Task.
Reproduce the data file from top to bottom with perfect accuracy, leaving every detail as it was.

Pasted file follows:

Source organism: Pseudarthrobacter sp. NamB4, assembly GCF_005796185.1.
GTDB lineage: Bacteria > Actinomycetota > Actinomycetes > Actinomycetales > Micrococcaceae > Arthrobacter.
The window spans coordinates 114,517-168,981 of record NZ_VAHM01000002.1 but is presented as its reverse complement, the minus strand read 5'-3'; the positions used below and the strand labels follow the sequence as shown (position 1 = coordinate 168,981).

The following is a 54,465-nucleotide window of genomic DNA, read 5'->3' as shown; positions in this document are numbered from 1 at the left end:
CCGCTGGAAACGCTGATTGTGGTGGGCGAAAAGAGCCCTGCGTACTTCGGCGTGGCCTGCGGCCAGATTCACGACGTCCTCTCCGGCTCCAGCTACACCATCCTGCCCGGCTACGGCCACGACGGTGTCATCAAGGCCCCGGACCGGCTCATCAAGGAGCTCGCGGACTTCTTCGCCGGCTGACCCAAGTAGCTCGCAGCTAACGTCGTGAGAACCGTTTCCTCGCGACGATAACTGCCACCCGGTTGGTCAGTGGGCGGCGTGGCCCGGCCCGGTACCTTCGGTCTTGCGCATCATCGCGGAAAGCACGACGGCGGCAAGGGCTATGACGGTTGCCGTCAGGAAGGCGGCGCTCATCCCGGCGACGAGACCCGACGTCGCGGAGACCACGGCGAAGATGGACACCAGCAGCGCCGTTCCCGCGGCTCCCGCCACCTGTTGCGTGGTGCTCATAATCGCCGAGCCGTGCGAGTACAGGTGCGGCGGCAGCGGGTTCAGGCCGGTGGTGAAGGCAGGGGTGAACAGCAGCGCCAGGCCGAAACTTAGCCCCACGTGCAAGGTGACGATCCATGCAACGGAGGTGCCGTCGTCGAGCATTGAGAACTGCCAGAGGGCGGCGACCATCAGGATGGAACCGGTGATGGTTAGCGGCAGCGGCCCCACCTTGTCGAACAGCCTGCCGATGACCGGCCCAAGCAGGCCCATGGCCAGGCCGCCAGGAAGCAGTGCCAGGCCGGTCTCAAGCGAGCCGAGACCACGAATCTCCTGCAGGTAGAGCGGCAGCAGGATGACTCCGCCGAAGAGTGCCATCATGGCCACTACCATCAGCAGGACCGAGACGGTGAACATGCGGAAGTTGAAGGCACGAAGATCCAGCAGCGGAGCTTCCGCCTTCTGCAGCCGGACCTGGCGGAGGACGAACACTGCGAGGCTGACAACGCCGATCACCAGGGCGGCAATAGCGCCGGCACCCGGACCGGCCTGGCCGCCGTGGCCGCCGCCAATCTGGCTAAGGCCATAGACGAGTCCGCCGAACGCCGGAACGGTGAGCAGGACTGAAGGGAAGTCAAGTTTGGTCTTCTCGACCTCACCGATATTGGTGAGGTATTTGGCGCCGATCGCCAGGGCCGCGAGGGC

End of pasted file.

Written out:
Source organism: Pseudarthrobacter sp. NamB4, assembly GCF_005796185.1.
GTDB lineage: Bacteria > Actinomycetota > Actinomycetes > Actinomycetales > Micrococcaceae > Arthrobacter.
The window spans coordinates 114,517-168,981 of record NZ_VAHM01000002.1 but is presented as its reverse complement, the minus strand read 5'-3'; the positions used below and the strand labels follow the sequence as shown (position 1 = coordinate 168,981).

The following is a 54,465-nucleotide window of genomic DNA, read 5'->3' as shown; positions in this document are numbered from 1 at the left end:
CCGCTGGAAACGCTGATTGTGGTGGGCGAAAAGAGCCCTGCGTACTTCGGCGTGGCCTGCGGCCAGATTCACGACGTCCTCTCCGGCTCCAGCTACACCATCCTGCCCGGCTACGGCCACGACGGTGTCATCAAGGCCCCGGACCGGCTCATCAAGGAGCTCGCGGACTTCTTCGCCGGCTGACCCAAGTAGCTCGCAGCTAACGTCGTGAGAACCGTTTCCTCGCGACGATAACTGCCACCCGGTTGGTCAGTGGGCGGCGTGGCCCGGCCCGGTACCTTCGGTCTTGCGCATCATCGCGGAAAGCACGACGGCGGCAAGGGCTATGACGGTTGCCGTCAGGAAGGCGGCGCTCATCCCGGCGACGAGACCCGACGTCGCGGAGACCACGGCGAAGATGGACACCAGCAGCGCCGTTCCCGCGGCTCCCGCCACCTGTTGCGTGGTGCTCATAATCGCCGAGCCGTGCGAGTACAGGTGCGGCGGCAGCGGGTTCAGGCCGGTGGTGAAGGCAGGGGTGAACAGCAGCGCCAGGCCGAAACTTAGCCCCACGTGCAAGGTGACGATCCATGCAACGGAGGTGCCGTCGTCGAGCATTGAGAACTGCCAGAGGGCGGCGACCATCAGGATGGAACCGGTGATGGTTAGCGGCAGCGGCCCCACCTTGTCGAACAGCCTGCCGATGACCGGCCCAAGCAGGCCCATGGCCAGGCCGCCAGGAAGCAGTGCCAGGCCGGTCTCAAGCGAGCCGAGACCACGAATCTCCTGCAGGTAGAGCGGCAGCAGGATGACTCCGCCGAAGAGTGCCATCATGGCCACTACCATCAGCAGGACCGAGACGGTGAACATGCGGAAGTTGAAGGCACGAAGATCCAGCAGCGGAGCTTCCGCCTTCTGCAGCCGGACCTGGCGGAGGACGAACACTGCGAGGCTGACAACGCCGATCACCAGGGCGGCAATAGCGCCGGCACCCGGACCGGCCTGGCCGCCGTGGCCGCCGCCAATCTGGCTAAGGCCATAGACGAGTCCGCCGAACGCCGGAACGGTGAGCAGGACTGAAGGGAAGTCAAGTTTGGTCTTCTCGACCTCACCGATATTGGTGAGGTATTTGGCGCCGATCGCCAGGGCCGCGAGGGC